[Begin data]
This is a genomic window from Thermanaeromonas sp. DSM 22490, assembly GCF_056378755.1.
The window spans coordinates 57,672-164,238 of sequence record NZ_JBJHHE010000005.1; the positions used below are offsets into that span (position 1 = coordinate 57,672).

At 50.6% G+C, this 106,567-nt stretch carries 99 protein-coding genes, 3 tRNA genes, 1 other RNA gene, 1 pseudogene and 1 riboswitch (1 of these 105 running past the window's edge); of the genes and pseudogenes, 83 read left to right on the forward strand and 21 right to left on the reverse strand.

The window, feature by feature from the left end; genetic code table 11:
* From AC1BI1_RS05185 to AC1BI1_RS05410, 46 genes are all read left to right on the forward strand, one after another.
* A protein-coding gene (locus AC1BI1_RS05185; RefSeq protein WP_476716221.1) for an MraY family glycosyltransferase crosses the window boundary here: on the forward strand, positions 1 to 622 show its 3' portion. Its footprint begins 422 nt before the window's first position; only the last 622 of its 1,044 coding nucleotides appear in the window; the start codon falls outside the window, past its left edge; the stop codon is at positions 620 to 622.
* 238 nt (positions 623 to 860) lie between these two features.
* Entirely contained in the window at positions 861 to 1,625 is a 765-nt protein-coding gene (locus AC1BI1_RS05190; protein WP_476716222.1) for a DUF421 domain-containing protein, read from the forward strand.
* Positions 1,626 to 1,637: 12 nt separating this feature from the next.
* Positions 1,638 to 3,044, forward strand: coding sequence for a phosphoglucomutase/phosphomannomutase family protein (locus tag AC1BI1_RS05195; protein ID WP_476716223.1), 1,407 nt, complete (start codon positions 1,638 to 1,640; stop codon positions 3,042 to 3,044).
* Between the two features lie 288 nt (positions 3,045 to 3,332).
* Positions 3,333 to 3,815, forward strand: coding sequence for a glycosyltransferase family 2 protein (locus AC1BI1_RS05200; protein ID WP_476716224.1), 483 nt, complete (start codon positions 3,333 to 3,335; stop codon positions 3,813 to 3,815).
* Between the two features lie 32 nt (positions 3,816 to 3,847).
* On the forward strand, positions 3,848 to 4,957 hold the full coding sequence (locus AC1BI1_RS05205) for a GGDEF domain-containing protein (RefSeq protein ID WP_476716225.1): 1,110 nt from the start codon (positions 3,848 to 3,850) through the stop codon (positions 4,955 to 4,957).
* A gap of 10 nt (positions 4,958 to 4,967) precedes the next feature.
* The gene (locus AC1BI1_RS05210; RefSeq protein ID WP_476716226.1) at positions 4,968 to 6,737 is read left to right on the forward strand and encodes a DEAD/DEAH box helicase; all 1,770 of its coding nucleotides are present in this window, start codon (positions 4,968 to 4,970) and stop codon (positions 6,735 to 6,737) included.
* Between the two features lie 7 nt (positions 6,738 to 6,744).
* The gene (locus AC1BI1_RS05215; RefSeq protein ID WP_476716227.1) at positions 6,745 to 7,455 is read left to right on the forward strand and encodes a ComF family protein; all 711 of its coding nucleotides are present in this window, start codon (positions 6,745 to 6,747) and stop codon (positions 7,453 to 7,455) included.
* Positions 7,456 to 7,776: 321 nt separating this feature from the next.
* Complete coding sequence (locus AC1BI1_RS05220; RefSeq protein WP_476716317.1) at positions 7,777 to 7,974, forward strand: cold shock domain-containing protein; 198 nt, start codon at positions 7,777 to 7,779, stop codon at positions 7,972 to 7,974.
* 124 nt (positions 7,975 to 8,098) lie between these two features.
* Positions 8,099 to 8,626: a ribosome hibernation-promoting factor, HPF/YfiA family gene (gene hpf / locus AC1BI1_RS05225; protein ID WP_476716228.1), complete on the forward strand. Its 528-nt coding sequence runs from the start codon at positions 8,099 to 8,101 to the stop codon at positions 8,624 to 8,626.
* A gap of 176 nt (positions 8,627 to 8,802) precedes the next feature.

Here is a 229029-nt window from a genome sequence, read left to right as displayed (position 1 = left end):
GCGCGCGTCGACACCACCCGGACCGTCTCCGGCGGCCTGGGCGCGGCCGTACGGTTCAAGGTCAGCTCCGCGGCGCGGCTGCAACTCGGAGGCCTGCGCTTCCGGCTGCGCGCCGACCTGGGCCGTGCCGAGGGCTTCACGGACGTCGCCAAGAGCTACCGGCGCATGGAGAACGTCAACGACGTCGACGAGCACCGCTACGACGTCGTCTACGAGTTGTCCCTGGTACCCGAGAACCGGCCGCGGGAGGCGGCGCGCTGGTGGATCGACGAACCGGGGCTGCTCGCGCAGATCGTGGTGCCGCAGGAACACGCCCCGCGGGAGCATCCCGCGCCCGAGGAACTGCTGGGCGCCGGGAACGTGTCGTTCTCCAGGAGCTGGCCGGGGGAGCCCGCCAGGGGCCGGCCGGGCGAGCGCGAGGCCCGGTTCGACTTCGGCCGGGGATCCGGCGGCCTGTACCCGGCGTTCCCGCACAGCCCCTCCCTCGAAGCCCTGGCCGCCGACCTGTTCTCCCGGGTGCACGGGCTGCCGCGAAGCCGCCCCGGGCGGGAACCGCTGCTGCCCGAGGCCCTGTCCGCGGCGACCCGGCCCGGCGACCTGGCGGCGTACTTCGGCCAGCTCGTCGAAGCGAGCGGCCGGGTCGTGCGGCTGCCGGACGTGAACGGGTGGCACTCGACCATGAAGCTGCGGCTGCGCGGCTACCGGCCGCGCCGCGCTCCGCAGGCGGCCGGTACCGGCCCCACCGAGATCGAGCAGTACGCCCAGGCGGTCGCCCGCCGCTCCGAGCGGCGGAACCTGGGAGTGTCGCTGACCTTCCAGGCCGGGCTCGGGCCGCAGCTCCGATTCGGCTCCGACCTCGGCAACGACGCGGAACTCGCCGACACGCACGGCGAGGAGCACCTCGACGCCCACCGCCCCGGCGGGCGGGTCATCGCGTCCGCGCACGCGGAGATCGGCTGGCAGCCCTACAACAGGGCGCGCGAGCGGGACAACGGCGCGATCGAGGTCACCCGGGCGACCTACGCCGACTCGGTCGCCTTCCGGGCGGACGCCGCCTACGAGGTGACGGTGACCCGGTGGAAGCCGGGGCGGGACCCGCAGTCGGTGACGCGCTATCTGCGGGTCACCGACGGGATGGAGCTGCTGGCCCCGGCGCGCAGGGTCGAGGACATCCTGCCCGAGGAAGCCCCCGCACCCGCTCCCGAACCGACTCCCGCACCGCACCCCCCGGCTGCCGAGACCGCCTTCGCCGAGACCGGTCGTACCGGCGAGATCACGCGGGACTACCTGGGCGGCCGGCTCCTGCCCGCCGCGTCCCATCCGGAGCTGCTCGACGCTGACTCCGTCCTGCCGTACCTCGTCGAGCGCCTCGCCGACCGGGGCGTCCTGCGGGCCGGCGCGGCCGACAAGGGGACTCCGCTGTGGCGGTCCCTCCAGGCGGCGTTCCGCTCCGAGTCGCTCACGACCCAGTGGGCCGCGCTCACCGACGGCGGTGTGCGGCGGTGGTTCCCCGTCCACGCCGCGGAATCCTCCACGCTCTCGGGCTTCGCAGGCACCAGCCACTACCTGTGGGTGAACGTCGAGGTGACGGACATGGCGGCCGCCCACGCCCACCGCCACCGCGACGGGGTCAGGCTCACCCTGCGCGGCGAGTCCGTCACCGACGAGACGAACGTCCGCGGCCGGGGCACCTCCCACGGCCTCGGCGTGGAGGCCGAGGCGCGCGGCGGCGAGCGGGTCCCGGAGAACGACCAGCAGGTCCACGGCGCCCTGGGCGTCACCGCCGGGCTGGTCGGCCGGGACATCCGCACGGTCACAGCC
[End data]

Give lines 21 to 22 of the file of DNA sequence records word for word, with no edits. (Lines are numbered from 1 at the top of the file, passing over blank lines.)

* 124 nt (positions 7,975 to 8,098) lie between these two features.
* Positions 8,099 to 8,626: a ribosome hibernation-promoting factor, HPF/YfiA family gene (gene hpf / locus AC1BI1_RS05225; protein ID WP_476716228.1), complete on the forward strand. Its 528-nt coding sequence runs from the start codon at positions 8,099 to 8,101 to the stop codon at positions 8,624 to 8,626.